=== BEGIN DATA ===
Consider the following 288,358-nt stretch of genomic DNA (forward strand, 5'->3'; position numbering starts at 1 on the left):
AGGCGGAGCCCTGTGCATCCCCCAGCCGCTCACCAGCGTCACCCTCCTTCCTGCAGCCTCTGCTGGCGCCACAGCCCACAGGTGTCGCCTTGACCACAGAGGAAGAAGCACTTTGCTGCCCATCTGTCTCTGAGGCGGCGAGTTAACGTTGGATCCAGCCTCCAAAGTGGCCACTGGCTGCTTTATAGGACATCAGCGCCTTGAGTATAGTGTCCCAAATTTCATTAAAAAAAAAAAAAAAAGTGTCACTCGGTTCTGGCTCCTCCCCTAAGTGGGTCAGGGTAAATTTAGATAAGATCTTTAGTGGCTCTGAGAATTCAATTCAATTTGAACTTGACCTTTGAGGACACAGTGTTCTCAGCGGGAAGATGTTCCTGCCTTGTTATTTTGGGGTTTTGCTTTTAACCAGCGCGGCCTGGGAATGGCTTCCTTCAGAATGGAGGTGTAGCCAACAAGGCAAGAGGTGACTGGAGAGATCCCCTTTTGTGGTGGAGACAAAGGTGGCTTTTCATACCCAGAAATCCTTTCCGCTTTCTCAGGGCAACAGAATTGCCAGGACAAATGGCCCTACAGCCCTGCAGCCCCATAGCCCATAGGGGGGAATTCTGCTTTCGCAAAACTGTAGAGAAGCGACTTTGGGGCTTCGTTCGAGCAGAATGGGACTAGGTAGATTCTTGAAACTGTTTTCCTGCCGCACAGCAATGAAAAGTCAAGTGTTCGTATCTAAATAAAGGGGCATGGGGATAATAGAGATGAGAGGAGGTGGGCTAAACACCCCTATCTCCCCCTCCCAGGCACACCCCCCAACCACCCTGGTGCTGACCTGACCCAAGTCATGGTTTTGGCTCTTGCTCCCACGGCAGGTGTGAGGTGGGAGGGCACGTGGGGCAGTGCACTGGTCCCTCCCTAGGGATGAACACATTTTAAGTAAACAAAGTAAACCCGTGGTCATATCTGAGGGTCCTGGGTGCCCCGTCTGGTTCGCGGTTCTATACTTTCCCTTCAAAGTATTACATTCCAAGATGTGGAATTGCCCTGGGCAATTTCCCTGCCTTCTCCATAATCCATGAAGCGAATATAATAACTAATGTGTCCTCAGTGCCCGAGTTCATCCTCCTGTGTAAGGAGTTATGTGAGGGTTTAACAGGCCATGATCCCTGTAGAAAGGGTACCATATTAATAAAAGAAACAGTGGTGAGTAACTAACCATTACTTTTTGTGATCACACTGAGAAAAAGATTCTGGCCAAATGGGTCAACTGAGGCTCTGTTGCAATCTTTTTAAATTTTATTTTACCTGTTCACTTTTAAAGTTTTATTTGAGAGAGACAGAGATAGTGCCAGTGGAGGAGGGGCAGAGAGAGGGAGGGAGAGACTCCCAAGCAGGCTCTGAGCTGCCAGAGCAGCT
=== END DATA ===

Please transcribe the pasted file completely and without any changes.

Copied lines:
Consider the following 288,358-nt stretch of genomic DNA (forward strand, 5'->3'; position numbering starts at 1 on the left):
AGGCGGAGCCCTGTGCATCCCCCAGCCGCTCACCAGCGTCACCCTCCTTCCTGCAGCCTCTGCTGGCGCCACAGCCCACAGGTGTCGCCTTGACCACAGAGGAAGAAGCACTTTGCTGCCCATCTGTCTCTGAGGCGGCGAGTTAACGTTGGATCCAGCCTCCAAAGTGGCCACTGGCTGCTTTATAGGACATCAGCGCCTTGAGTATAGTGTCCCAAATTTCATTAAAAAAAAAAAAAAAAGTGTCACTCGGTTCTGGCTCCTCCCCTAAGTGGGTCAGGGTAAATTTAGATAAGATCTTTAGTGGCTCTGAGAATTCAATTCAATTTGAACTTGACCTTTGAGGACACAGTGTTCTCAGCGGGAAGATGTTCCTGCCTTGTTATTTTGGGGTTTTGCTTTTAACCAGCGCGGCCTGGGAATGGCTTCCTTCAGAATGGAGGTGTAGCCAACAAGGCAAGAGGTGACTGGAGAGATCCCCTTTTGTGGTGGAGACAAAGGTGGCTTTTCATACCCAGAAATCCTTTCCGCTTTCTCAGGGCAACAGAATTGCCAGGACAAATGGCCCTACAGCCCTGCAGCCCCATAGCCCATAGGGGGGAATTCTGCTTTCGCAAAACTGTAGAGAAGCGACTTTGGGGCTTCGTTCGAGCAGAATGGGACTAGGTAGATTCTTGAAACTGTTTTCCTGCCGCACAGCAATGAAAAGTCAAGTGTTCGTATCTAAATAAAGGGGCATGGGGATAATAGAGATGAGAGGAGGTGGGCTAAACACCCCTATCTCCCCCTCCCAGGCACACCCCCCAACCACCCTGGTGCTGACCTGACCCAAGTCATGGTTTTGGCTCTTGCTCCCACGGCAGGTGTGAGGTGGGAGGGCACGTGGGGCAGTGCACTGGTCCCTCCCTAGGGATGAACACATTTTAAGTAAACAAAGTAAACCCGTGGTCATATCTGAGGGTCCTGGGTGCCCCGTCTGGTTCGCGGTTCTATACTTTCCCTTCAAAGTATTACATTCCAAGATGTGGAATTGCCCTGGGCAATTTCCCTGCCTTCTCCATAATCCATGAAGCGAATATAATAACTAATGTGTCCTCAGTGCCCGAGTTCATCCTCCTGTGTAAGGAGTTATGTGAGGGTTTAACAGGCCATGATCCCTGTAGAAAGGGTACCATATTAATAAAAGAAACAGTGGTGAGTAACTAACCATTACTTTTTGTGATCACACTGAGAAAAAGATTCTGGCCAAATGGGTCAACTGAGGCTCTGTTGCAATCTTTTTAAATTTTATTTTACCTGTTCACTTTTAAAGTTTTATTTGAGAGAGACAGAGATAGTGCCAGTGGAGGAGGGGCAGAGAGAGGGAGGGAGAGACTCCCAAGCAGGCTCTGAGCTGCCAGAGCAGCT